However, these rules are far less prevalent in our behavioural conditioning in practice than the unwritten formalities communities collectively project onto one another. The archetype of these new values is possibly the influencer, a figure who, because of their elevated visibility as an online persona, is pressured to perform cynical acts of care. Collectives of influencers are understood to notify each other upon posting, triggering a succession of immediate ‘likes’ to validate one another in the eyes of an all-seeing algorithm. In short, influencers deploy a mixed package of para-social tactics to their audiences to generate trust, a commodity they leverage into brand partnerships.

The trickle-down impact of these habits is evident in our more mundane relations online. Friends have complained to me about partners or the person they’re dating not responding to a new social media post they have mad. Meanwhile I become uneasy when my mother fails to check in with me by sending a daily mum-meme.i We all have internal clocks for how long someone can leave a message as being ‘seen’ without replying. These modes of affection are highly performative and form the foundation of the addiction stimulating systems social media have been built on, yet they now also constitute a new micro-expressive idea of the embrace. To neglect them infers a level of disrespect or even cruelty; put bluntly, the differing approval triggers of Web 2.0 platforms for many now constitute the baseline expression of care in our society. The ease and scale of these interactions are both a blessing and a curse.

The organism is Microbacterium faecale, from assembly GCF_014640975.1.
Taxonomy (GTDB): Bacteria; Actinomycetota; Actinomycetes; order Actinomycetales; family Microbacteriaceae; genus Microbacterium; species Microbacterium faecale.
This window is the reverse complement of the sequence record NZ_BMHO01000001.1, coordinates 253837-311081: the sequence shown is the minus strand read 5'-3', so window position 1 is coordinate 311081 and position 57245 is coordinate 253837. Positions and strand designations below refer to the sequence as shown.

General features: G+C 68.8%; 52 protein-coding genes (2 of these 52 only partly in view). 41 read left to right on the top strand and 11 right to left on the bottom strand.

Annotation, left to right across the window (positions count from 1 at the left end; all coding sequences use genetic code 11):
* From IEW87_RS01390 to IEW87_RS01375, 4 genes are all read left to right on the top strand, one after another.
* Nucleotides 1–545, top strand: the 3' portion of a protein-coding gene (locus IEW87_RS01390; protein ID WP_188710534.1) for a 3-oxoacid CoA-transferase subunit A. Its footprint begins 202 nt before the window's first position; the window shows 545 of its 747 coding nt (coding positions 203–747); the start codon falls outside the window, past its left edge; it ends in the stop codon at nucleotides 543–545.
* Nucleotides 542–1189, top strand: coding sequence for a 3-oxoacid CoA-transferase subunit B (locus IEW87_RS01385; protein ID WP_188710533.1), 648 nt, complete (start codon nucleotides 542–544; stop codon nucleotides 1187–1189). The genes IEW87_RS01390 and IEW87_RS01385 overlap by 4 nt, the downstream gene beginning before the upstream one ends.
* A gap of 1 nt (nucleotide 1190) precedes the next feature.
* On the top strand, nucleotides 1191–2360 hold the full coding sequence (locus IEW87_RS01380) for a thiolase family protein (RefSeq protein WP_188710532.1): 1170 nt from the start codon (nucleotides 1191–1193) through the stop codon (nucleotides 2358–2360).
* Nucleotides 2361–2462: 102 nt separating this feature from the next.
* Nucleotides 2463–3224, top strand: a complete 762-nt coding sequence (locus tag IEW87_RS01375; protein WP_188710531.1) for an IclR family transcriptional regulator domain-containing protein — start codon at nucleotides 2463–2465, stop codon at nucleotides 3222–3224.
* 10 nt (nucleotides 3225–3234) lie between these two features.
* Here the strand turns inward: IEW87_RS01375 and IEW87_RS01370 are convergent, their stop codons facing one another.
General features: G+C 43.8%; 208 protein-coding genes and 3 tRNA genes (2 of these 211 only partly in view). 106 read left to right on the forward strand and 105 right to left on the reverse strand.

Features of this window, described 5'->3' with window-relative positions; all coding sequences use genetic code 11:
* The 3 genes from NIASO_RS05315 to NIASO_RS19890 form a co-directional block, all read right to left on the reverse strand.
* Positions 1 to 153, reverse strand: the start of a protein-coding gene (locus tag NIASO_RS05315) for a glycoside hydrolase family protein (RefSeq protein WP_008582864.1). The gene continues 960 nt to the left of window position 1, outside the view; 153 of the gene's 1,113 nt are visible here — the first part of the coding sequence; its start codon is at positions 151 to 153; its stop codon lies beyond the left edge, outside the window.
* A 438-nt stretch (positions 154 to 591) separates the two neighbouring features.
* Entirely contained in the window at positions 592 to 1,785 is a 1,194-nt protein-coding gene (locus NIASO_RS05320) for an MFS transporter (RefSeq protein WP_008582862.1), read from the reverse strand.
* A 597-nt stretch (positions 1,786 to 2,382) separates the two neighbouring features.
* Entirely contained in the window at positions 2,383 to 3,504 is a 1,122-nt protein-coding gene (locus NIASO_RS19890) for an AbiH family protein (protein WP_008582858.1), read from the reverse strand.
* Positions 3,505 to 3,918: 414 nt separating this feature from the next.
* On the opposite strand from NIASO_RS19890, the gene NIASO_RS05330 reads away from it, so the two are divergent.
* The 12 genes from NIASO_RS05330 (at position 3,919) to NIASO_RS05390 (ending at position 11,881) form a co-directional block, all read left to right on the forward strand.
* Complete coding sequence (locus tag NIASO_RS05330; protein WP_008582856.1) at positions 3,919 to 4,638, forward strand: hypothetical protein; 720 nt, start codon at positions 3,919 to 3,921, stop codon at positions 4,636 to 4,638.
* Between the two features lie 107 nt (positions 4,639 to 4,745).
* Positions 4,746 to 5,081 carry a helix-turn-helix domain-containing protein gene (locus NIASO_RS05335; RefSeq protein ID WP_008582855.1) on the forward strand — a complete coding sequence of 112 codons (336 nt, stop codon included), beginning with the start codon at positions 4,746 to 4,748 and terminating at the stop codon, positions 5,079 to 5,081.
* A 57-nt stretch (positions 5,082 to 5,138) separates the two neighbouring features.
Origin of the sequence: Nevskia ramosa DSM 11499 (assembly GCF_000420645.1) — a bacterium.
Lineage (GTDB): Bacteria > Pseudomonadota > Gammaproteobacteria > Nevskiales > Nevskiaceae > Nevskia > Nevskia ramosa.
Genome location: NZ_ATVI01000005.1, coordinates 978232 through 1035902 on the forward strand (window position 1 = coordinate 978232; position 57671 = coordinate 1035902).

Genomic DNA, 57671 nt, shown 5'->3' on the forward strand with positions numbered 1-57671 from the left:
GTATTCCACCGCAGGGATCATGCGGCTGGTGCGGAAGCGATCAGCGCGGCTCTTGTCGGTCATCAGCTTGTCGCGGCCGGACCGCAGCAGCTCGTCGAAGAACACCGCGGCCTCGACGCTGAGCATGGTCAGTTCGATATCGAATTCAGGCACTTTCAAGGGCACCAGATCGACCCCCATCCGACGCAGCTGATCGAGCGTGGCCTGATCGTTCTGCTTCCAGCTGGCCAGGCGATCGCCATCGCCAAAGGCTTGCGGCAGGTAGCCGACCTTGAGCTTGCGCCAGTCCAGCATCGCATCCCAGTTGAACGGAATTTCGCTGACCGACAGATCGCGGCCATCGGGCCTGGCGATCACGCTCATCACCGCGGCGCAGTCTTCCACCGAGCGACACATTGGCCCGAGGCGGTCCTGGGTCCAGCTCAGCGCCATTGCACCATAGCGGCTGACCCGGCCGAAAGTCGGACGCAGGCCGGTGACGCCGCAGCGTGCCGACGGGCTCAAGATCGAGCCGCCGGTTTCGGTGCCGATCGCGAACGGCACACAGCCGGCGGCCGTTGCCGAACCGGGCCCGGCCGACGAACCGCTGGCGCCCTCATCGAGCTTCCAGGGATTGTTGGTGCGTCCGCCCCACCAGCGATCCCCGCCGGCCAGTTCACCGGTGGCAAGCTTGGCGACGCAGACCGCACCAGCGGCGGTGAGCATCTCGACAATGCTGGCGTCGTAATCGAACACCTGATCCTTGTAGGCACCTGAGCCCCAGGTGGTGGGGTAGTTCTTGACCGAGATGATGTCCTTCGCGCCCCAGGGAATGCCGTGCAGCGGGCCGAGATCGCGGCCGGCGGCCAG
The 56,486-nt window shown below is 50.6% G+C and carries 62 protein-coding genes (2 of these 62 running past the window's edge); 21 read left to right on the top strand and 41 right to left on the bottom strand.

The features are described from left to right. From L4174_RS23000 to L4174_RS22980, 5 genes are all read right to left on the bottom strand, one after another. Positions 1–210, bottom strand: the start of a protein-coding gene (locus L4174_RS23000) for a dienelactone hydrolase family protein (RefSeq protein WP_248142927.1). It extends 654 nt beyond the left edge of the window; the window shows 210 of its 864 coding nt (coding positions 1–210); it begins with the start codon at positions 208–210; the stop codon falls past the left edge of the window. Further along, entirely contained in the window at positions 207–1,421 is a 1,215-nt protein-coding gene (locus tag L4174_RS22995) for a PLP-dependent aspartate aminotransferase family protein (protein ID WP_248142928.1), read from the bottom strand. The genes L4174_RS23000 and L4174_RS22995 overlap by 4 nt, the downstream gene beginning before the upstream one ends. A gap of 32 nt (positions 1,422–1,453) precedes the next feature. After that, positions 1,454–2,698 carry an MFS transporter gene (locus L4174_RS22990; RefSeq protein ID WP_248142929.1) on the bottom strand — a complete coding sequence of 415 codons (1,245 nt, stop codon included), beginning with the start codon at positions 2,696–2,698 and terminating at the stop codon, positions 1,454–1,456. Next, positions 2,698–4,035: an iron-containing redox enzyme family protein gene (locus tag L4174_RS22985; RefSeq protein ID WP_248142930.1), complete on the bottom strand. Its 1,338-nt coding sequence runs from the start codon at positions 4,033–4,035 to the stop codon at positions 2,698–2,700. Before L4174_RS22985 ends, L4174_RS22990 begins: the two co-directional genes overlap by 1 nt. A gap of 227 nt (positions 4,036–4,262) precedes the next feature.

In her text Turing Complete User (2012) the net artist Olia Lialina explores why this economy of exchanges has become so central to ideas of affection, and identifies UX design that ‘turn[s] our interactions with computers into pre-computer actions’, as part of a deliberate policy to monopolise interpersonal exchanges.ii Sets of ‘natural’ gestures and movements replace key inputs ,making our modes of digital expression feel more humane, thereby permitting screen-to-screen care to replace our face-to-face capabilities. The technology theorist Geert Lovink has gone as far as arguing that the social has become ‘a special effect of software’, lamenting that by addicting users to their platforms tech firms have digitised public space as nothing more than ‘a calculated opportunity in times of distributed communication.’iii